Monday, January 29, 2018

Mort Man Walking

Mort Walker, creator of Beetle Bailey, Hi & Lois, and multiple other innovative comics with his imitable doodles, just died.  Though you'd be forgiven for thinking he'd passed on years ago, given the sheer redundancy of the newspaper page, and the desire to see newer comics that pushed the boundaries of experimentation. 

In addition to his impressive factory output, he also put effort in preserving cartoon history at a time when such childish entertainment was still seen as disposable.  (Not to be confused with the Cartoon Museum in London which collects British comics)

He also coined nonsensical-sounding names for the ubiquitous symbolic visual shortcuts inherent of comics, such as sound effects, flop sweat, and cursing, which he called Quimps, Plewds, And Grawlixes, which never really caught on with the later generation for some reason.

His comics were known for being problematic with portrayal of women, which Mort Walker casually brushed off, saying that he was constantly constrained by newspaper censors who'd cover up his lovely ladies using black markers.

The Army in particular didn't take their casual mocking lightly, which only made Beetle Bailey more popular.  The more the authorities decried it, the more the lower ranked private personal identified with it.

Which just goes to show you that the more you try to stop people from seeing something, they resist all attempts to do so.  Though sometimes they succeed, which is why censors of 'good taste' keep trying.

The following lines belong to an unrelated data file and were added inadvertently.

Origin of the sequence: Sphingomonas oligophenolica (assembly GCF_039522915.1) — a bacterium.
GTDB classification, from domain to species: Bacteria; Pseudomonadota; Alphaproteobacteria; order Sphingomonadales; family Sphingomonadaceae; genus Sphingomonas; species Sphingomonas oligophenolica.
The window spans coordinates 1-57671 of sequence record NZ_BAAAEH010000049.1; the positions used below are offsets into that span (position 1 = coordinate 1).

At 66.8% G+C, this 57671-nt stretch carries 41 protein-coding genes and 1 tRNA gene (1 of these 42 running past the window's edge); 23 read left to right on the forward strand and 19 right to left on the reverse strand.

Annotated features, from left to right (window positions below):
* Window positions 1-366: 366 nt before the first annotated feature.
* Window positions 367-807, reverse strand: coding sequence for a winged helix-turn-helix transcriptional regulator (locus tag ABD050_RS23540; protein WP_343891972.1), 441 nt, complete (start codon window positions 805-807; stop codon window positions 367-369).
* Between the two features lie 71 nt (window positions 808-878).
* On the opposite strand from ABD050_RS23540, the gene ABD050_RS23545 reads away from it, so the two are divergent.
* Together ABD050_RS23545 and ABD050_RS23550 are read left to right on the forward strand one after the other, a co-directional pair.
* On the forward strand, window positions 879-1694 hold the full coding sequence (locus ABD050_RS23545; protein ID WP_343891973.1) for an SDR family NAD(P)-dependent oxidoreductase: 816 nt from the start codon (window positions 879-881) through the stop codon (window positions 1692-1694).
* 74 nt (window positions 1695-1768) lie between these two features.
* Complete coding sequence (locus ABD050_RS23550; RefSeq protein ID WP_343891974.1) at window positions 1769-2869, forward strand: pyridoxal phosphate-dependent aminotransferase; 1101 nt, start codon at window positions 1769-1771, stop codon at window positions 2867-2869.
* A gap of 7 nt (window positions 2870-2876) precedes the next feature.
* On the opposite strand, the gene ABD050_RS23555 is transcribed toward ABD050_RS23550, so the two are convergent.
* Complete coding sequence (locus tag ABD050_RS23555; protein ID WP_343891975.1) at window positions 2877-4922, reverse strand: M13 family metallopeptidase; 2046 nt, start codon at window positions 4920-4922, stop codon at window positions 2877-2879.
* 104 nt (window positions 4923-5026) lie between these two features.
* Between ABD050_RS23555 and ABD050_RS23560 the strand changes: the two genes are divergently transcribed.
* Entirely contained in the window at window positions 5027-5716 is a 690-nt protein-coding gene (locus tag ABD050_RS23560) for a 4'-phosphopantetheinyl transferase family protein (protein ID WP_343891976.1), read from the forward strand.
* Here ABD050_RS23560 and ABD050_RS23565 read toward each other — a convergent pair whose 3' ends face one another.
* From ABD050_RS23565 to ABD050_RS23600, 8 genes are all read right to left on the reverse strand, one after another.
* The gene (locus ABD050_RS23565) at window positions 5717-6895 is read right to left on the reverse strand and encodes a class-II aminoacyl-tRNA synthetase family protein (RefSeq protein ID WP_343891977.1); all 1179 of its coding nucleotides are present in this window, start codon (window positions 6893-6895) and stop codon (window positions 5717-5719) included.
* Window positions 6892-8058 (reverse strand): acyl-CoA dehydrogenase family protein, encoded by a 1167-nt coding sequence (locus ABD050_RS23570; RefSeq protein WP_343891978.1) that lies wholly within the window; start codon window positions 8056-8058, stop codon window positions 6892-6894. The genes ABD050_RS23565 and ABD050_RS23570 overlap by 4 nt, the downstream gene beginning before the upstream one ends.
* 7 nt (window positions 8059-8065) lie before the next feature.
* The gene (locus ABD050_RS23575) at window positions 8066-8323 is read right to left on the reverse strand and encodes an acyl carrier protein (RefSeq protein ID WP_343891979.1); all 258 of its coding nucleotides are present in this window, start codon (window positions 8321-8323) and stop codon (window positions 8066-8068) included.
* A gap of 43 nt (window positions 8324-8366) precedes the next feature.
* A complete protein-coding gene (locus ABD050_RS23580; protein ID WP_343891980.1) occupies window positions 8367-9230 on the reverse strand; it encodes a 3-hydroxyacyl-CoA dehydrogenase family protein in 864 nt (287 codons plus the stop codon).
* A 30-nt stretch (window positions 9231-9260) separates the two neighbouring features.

Oh yes, there was also the occasional crossover with Hi & Lois, which didn't exactly reach the heights of crossover appeal achieved in Sam's Strip, which was years ahead of its time.

Ironically enough, for someone who went to such lengths to preserve lost arts, Mort Walker didn't do much to produce material that would last throughout the ages, going for the quick and easy commercial stuff that would be easily marketable anywhere.  The few times that he did go out of the way to make commentary were remarkable in being unremarkable, being sandwiched between so many instances of mediocrity.

New characters would be routinely introduced throughout the years to reflect changing times, but they were just as ephemeral and insubstantial as any other.  The lack of ongoing stories made it easy to jump in, but the limited character interaction between multiple parties played havoc with your memory thanks to a continuous stagnation of the status quo.